Claude Lelouch fields an all-star cast from Johnny Hallyday to Jean Dujardin and Beatrice Dalle

Chacun sa vie

Dir: Claude Lelouch. France, 2017, 113 mins

The prolific and inimitable Claude Lelouch remains absolutely true to himself and joyous, unfettered — some would say, unhinged — storytelling in Chacun sa vie, an actor-studded ensemble romp about how love makes the world go ‘round. Most of the interlocking characters — the majority of whom work in the legal or medical fields in the town of Beaune in Burgundy — end up asking at least one other person, “have you ever cheated on your spouse?” and “what’s your sign?” Suggesting that there’s anything wrong with what’s on screen would be akin to criticising a bunch of kids having a great time at a playground.

Lelouch is such a fearless storyteller and so good at juggling expectations that he can keep recycling his old tricks in ways that elicit respect amid the groans.

The full title - Chacun sa vie (et son intime conviction) - could translate as “To Each His Own — And His or Her Innermost Personal Conviction.” Lelouch clearly believes that romance, often where least expected, is the driving force in human behavior but also that relationships run their course. And just as you’ve been set up to think that something sexist or racist is taking place, Lelouch deftly executes a “gotcha!” that always lands on the side of live-and-let-live and Vive la différence.

With this and his delightfully self-mocking role in Guillame Canet’s recent hit Rock n Roll, iconic French rock star Johnny Hallyday is establishing an entertaining sideline in playing himself. An extended scene between Hallyday, Jean Dujardin and Antoine Dulery in the men’s room of a police station in Beaune is an instant classic but probably only for viewers (of which there are many) who understand what a Johnny Hallyday is, the way others grasp what a Keith Richards or a Johnny Depp is.

The running gag involving the real Hallyday and a singing look-alike inspires other grin-inducing situations including one with Elsa Zylberstein and Vincent Perez in fine form.

The lengthy scene in which a career prostitute — a confidently zaftig Beatrice Dalle — bids farewell to her final client before retiring (“Twenty guys a day for 20 years — that’s 150,000 guys in my bed!”) is both touching and funny.

Multiple scenes touch on lawyer Antoine’s (Christophe Lambert, raspy-voiced and very convincing) serious alcoholism and the toll it’s taking on his wife (Marianne Denicourt). And you know you’re watching an Authentic French Movie when Denicourt summons her husband’s mistress (Mathilde Seigner) for a friendly glass of champagne and a frank chat about Antoine.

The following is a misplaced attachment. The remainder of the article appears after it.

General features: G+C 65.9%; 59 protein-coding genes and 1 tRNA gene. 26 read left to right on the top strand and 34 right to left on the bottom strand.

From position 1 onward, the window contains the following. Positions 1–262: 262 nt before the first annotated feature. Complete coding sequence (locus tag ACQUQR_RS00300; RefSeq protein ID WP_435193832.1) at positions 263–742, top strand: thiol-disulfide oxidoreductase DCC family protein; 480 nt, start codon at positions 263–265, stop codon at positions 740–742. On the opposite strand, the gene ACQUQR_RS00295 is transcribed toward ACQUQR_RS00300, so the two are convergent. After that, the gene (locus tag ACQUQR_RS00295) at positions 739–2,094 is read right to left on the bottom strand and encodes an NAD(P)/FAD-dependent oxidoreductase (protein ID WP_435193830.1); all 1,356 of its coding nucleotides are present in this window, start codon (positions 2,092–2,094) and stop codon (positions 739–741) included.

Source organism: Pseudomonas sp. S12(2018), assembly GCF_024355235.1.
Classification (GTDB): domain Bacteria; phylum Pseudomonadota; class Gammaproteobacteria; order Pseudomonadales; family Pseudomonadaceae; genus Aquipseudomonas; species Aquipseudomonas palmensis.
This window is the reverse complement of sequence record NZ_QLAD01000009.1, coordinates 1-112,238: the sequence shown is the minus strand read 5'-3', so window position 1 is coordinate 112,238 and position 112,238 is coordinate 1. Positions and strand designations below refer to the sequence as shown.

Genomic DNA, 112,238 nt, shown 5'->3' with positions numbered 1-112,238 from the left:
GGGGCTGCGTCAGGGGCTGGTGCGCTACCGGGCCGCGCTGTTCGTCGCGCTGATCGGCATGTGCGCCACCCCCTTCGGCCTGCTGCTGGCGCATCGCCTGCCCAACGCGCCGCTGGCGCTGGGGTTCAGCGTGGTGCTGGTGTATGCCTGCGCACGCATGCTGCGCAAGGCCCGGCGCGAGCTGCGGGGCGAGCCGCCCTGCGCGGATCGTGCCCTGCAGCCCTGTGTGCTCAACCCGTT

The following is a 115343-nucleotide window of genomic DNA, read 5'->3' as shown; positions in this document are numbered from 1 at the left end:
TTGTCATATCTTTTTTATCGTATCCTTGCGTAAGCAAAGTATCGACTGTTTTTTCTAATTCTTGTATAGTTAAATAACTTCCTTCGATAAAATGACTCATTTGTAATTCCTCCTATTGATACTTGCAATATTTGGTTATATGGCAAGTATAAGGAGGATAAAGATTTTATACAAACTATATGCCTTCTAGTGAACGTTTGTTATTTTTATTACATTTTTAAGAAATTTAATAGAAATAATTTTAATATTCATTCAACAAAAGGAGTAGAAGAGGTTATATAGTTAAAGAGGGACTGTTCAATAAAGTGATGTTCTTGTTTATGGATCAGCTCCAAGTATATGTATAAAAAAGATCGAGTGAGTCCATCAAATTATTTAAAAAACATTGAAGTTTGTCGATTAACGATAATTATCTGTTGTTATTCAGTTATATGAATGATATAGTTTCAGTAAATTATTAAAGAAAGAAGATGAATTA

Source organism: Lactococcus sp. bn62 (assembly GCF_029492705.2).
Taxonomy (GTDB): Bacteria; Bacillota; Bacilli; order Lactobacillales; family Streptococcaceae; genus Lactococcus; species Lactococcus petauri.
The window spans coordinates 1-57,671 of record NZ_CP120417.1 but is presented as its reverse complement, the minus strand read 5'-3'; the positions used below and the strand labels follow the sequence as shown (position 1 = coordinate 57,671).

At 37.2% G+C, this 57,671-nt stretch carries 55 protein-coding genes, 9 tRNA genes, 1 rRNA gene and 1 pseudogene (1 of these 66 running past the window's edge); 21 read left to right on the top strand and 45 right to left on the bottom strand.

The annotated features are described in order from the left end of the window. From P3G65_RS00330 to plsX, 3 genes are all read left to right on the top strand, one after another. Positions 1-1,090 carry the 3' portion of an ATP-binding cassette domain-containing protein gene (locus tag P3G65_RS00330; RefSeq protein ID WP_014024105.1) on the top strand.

The main doctor at the local hospital (Jean-Marie Bigard) conducts his rounds on a hoverboard and instructs his staff to tell really bad jokes to patients because (you guessed it): laughter is the best medicine.  The thing is, the sometimes painfully old-fashioned or off-colour jokes do result in laughs.

Lelouch is such a fearless storyteller and so good at juggling expectations that he can keep recycling his old tricks in ways that elicit respect amid the groans. Driving fast in a vintage sports car with the top down and a woman other than one’s lawful spouse in the passenger seat? Check. Multiple dream sequences which viewers will mistakenly accept as real? Check.

By the time a wealthy vintner (Michel Leeb) is presented an adjusted tax bill by a stern female tax inspector (“Uh, that’s not a fine, that’s a telephone number!”) you’re telling yourself that there are more raw ideas in just one reel of a Lelouch film than there are in most movies in their entirety.

Near-constant music — more than one character is a singer and a jazz festival just happens to be underway in the town square — serves as surprisingly effective if shamelessly obvious narrative glue.

This venture is so populated with household-name actors and comics that no fewer than 39 of them get their names on the screen, solo. It’s a feature-length lesson in how you can get away with anything if good actors play their roles with conviction.

Production companies: Les Films 13, Davis Films, France 2 Cinéma 

International sales: Metropolitan Filmexport,

Producers: Samuel Hadida, Victor Hadida, Claude Lelouch

Screenplay: Claude Lelouch in collaboration with Grégoire Lacroix, Valérie Perrin, Pierre Uytterhoeven 

Cinematography: Robert Alazraki, BERTO, Claude Lelouch 

Editor: Stéphane Mazalaigue

Production design: Bernard Warnas

Music: Francis Lai, Dimitri Naiditch, Laurent Couson 

Main cast: Johnny Hallyday, Jean Dujardin, Julie Ferrier, Antoine Dulery, Eric Dupond-Moretti, Marianne Denicourt , Christophe Lambert, Nadia Fares, Jean-Marie Bigard, Liane Foly, Elsa Zylberstein, Vincent Perez, Mathilde Seigner, Michel Leeb,  Deborah Farnçois, Francis Huster, Ramzy Bedia, Beatrice Dalle